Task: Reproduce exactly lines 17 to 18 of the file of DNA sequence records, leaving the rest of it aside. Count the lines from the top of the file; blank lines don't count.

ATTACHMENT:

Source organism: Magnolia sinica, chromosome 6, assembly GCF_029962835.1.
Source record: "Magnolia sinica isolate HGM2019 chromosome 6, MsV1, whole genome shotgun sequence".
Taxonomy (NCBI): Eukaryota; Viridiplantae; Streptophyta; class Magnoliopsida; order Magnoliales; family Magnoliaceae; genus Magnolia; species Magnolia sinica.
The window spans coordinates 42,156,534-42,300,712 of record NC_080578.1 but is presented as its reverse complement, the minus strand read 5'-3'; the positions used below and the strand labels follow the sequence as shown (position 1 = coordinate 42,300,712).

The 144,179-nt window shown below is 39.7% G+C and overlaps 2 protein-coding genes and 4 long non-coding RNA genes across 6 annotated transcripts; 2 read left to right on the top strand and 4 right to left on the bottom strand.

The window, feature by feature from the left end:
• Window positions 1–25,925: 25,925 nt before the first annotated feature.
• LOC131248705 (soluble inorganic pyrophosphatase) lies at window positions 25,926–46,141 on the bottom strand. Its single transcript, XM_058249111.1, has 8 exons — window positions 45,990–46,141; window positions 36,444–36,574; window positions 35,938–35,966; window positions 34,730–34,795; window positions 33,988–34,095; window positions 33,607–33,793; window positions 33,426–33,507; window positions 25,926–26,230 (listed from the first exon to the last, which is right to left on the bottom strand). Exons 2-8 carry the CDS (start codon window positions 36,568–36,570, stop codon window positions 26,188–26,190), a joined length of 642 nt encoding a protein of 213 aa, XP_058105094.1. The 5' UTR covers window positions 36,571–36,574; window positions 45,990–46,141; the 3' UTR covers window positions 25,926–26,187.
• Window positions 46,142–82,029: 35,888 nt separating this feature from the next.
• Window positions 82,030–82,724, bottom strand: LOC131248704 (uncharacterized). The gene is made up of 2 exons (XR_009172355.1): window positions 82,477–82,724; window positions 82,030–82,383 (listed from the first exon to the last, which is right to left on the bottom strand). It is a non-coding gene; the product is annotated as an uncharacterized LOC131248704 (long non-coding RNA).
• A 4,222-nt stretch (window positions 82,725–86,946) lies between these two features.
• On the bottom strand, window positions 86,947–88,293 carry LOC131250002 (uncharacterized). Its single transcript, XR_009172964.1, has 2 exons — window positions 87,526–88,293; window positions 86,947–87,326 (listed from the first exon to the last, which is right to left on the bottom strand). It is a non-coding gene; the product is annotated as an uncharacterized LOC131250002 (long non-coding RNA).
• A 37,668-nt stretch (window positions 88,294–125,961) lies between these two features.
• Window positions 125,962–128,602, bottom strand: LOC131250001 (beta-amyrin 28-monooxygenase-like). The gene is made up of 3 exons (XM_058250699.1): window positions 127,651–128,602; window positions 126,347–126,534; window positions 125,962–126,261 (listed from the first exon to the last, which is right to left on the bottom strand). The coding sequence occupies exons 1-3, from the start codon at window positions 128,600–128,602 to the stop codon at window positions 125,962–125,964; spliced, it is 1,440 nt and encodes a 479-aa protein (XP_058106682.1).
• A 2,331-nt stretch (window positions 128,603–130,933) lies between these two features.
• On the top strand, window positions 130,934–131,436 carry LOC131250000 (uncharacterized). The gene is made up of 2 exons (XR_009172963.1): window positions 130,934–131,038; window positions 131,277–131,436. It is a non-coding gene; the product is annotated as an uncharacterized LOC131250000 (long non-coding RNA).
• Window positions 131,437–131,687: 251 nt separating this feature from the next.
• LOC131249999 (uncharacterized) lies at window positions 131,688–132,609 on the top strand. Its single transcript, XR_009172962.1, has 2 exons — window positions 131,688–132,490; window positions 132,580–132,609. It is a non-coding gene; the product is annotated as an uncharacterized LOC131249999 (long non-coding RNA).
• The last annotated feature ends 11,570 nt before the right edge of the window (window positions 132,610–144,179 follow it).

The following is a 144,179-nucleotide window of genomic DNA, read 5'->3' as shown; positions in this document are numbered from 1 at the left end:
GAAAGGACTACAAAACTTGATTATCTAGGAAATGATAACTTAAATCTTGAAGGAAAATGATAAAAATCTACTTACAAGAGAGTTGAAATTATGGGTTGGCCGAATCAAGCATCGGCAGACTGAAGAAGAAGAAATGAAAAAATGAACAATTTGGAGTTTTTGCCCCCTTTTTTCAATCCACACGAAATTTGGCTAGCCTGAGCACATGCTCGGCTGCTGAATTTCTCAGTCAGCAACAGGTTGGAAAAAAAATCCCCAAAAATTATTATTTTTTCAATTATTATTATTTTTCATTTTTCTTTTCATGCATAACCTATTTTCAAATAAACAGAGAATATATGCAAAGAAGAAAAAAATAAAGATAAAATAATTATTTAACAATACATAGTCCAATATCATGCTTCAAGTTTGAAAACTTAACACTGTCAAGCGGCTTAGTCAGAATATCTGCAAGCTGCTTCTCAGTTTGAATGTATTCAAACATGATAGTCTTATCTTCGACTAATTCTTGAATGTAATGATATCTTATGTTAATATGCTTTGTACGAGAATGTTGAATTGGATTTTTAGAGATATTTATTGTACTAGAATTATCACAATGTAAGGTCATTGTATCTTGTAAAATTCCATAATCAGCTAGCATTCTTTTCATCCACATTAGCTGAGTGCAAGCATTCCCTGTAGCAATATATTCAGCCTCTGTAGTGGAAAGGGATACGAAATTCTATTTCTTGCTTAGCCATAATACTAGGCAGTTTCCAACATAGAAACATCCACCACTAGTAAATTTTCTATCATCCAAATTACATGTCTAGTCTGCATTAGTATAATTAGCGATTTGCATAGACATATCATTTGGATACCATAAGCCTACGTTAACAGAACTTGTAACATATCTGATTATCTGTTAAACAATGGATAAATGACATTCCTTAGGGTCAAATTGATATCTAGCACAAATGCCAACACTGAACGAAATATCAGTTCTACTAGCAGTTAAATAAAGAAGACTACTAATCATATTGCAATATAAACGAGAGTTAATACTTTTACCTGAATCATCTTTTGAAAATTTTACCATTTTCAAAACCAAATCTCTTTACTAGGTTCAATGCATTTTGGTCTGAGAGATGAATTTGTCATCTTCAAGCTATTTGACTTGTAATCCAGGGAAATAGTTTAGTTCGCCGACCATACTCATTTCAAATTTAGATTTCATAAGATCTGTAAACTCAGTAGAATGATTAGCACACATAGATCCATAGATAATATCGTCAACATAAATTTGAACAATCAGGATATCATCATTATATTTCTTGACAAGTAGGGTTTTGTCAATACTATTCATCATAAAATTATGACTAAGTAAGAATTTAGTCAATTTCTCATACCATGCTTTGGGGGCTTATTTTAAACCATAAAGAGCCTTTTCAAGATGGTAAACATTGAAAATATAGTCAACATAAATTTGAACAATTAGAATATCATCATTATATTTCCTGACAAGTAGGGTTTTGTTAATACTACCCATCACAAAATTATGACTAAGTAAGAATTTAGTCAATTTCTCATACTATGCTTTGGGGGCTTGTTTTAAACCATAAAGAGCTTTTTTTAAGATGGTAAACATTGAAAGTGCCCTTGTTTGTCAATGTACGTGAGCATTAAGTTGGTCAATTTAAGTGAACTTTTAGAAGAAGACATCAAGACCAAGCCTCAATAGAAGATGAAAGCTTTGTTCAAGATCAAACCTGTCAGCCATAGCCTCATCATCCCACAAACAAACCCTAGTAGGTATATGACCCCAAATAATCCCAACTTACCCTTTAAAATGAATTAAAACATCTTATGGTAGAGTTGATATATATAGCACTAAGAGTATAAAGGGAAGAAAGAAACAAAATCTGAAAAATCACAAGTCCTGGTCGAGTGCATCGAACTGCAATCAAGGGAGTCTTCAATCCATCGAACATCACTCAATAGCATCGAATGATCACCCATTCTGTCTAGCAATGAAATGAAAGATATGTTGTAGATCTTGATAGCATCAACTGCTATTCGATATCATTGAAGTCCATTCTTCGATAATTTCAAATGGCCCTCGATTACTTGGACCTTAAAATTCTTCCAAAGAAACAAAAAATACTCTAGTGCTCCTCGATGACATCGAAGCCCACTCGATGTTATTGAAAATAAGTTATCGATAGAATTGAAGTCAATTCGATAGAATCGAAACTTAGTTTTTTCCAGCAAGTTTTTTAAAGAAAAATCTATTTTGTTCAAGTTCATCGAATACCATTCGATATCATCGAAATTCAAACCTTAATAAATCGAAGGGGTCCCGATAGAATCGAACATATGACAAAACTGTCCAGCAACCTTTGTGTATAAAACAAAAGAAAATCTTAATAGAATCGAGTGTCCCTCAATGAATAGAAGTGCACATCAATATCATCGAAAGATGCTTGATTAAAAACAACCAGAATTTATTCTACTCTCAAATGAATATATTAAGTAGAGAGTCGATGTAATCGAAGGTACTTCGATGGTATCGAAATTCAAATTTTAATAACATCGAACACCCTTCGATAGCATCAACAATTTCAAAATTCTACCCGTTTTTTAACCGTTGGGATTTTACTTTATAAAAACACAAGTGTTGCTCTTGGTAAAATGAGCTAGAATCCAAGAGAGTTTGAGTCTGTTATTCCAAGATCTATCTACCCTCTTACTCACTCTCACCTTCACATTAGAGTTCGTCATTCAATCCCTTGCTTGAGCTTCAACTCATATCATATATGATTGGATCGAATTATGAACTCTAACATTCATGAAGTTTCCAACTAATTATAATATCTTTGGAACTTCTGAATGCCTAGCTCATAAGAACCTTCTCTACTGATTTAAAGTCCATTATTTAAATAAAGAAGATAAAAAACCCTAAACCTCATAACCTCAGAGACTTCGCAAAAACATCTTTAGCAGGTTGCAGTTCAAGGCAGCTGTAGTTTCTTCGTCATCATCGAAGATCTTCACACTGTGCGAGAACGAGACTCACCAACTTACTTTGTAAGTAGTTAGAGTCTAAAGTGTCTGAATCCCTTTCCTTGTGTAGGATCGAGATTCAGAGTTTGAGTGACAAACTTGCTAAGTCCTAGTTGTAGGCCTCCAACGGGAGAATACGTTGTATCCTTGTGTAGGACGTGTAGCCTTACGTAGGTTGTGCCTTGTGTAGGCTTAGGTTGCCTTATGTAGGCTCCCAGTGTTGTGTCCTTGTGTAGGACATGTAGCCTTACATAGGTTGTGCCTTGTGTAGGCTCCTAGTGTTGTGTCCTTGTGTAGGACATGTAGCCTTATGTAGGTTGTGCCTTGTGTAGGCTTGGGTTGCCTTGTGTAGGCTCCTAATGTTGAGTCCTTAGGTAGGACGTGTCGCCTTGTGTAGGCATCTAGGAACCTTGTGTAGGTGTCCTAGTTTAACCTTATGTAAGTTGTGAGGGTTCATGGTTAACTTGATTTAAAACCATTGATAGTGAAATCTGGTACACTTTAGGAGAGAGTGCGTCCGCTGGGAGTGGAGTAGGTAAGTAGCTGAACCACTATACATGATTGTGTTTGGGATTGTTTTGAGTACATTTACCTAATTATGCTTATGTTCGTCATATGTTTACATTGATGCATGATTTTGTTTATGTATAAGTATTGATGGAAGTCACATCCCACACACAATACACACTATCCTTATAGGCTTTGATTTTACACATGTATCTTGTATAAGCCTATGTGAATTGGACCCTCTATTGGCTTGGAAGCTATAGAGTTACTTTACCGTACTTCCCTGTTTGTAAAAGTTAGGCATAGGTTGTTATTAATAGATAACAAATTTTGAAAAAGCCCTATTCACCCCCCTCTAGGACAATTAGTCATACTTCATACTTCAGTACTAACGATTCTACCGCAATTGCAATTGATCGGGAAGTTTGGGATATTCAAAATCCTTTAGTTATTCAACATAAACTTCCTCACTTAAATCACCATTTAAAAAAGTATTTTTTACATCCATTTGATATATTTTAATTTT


• Window positions 131,437–131,687: 251 nt separating this feature from the next.
• LOC131249999 (uncharacterized) lies at window positions 131,688–132,609 on the top strand. Its single transcript, XR_009172962.1, has 2 exons — window positions 131,688–132,490; window positions 132,580–132,609. It is a non-coding gene; the product is annotated as an uncharacterized LOC131249999 (long non-coding RNA).